Road upgraded for Dh5.3 billion with more lanes, LED lights and enhanced drainage opens
Picture of Al Mafraq – Al Ghuwiafat International Highway on 14th January, 2017.Photo Clint Egbert/Gulf News
Abu Dhabi: The upgraded Mafraq-Ghuwaifat highway was officially inaugurated in Al Dhafra region on Wednesday in the presence of several dignitaries. The highway has been renamed Shaikh Khalifa Bin Zayed Road.
The road, which is the main route connecting the capital city to Al Dhafra region and Saudi Arabia, continued to remain open for vehicular traffic as the Dh5.3-billion upgrade was undertaken in phases. The improvement works covered 246 kilometres of the 327-kilometre highway, and they were designed to ease common concerns like congestion and weather-related hazards for motorists.
Residents say the enhancement of the highway has made travel in Abu Dhabi emirate significantly easier.
“Many of the projects I work in are based in Al Dhafra region town of Mirfa, and sometimes I travel regularly between Mirfa and Abu Dhabi city. But this was no easy feat as the two-track highway was frequently congested,” said Noordeen Erakath, a 52-year-old oilfield services marketing manager from India.
“One lane on the highway was always taken up by massive trailers and heavy vehicles, and the other was often slow moving, especially in the stretch between Habshan and Mirfa. These issues have been resolved completely because the upgraded highway has three to four lanes throughout,” he added.
In fact, increasing the number of lanes along the route was one of the major changes to the highway. The two-lane carriageway is now at least three lanes wide over the 64-kilometre stretch from Barakah to Ghuwaifat, and up to four lanes wide in the 182 kilometres that span from Mafraq to Baynounah Forests. Each lane can accommodate a maximum of 2,500 vehicles per hour.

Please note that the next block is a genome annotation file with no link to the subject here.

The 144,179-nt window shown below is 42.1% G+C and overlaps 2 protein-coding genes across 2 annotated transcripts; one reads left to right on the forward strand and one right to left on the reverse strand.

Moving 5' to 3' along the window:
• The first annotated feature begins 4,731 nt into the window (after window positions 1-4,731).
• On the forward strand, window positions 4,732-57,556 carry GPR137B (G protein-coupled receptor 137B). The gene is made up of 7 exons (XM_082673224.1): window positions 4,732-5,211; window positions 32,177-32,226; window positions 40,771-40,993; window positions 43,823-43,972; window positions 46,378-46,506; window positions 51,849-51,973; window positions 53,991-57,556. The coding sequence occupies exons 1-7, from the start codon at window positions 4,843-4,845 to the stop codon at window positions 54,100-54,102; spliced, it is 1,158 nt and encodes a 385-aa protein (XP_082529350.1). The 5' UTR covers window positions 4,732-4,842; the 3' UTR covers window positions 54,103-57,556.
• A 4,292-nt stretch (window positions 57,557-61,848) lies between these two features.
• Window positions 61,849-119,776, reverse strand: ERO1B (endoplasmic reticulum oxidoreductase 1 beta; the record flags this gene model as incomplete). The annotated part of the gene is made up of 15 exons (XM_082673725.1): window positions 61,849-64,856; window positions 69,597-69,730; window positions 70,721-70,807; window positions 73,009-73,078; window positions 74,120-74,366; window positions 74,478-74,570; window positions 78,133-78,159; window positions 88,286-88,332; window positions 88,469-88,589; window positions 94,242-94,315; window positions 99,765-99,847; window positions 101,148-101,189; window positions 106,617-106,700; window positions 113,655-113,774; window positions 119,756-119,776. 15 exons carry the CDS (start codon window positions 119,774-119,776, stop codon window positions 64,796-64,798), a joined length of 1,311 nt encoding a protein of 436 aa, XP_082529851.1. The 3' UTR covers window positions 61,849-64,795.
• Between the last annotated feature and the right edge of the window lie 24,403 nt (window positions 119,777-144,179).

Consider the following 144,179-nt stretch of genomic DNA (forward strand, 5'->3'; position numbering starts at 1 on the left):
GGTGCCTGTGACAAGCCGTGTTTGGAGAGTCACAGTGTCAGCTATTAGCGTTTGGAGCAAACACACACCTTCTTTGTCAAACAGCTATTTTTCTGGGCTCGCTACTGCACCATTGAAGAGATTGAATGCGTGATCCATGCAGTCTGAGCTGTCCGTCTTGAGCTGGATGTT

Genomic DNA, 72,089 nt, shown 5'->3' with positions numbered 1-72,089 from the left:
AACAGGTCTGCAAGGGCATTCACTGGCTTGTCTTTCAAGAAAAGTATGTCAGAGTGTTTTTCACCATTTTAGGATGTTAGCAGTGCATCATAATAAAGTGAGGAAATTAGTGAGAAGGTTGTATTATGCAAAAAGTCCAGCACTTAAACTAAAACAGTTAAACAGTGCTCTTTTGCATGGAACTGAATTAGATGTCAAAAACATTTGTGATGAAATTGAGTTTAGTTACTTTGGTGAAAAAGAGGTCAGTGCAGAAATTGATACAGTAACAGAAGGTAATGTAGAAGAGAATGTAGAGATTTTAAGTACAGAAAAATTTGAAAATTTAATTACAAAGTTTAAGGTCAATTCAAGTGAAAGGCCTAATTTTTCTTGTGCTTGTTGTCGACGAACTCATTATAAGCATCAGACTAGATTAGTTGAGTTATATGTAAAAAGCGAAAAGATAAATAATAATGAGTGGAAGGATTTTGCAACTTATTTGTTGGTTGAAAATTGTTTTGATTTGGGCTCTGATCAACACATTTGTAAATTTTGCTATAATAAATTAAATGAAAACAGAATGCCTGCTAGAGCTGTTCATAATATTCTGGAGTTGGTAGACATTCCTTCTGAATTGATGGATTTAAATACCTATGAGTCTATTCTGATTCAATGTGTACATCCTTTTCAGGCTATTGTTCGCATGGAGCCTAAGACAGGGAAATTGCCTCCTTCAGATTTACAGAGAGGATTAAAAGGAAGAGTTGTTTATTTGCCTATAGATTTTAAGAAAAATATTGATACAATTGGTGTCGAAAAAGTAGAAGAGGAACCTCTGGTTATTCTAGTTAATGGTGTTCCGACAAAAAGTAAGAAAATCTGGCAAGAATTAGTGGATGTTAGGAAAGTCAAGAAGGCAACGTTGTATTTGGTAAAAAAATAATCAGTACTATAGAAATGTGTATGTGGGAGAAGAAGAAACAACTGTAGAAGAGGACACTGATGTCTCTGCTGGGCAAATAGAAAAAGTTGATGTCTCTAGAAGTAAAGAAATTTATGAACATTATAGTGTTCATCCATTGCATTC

The works, led by public facilities management company Musanada, began in March 2014, and were divided into six phases.
“This is the most commonly used route by freight traffic for coming into and leaving the UAE. The upgrade should ease transport and trade along the route and allow for geographical, economic and social integration at the regional and emirate-wide level,” Khalid Hashem, executive director of land transport at Abu Dhabi emirate’s transport sector regulator, the Department of Transport, had said earlier during a media tour of the highway.
Siddiq Manothiparambil, 32, an Indian operations manager, said he once used to dread his twice-monthly commute to project offices in Ruwais and Madinat Zayed.
“The drive would easily take up to two-and-a-half hours to Ruwais, or even longer if there was a traffic incident on the highway. It was impossible to drive at the 140-kilometre maximum speed and there was tremendous traffic congestion at a bridge near Musaffah,” he explained.
With the upgrades, however, Manothiparambil’s driving time has been reduced by nearly an hour, and a brand new interchange at Musaffah has ensured that there is no traffic jam at the start of the route.
A total of 15 other new interchanges have also been constructed, and existing interchanges at Mafraq, Hameem, Abu Al Abyad and Madinat Zayed have been enhanced. At the same time, the highway is now fully lit with LED lamps in order to increase visibility and reduce fog-related risks. The overall asphalt level of the road has also been raised, and its drainage improved in order to prevent water accumulation.
For motorist convenience, lay-bys and hard shoulders have been established, and there are petrol stations at two new locations, near Barakah and Mirfa.
Camel underpasses have also been set up near Al Sila and Ghuwaifat so that farmers and camel owners can ensure the safe passage of camels.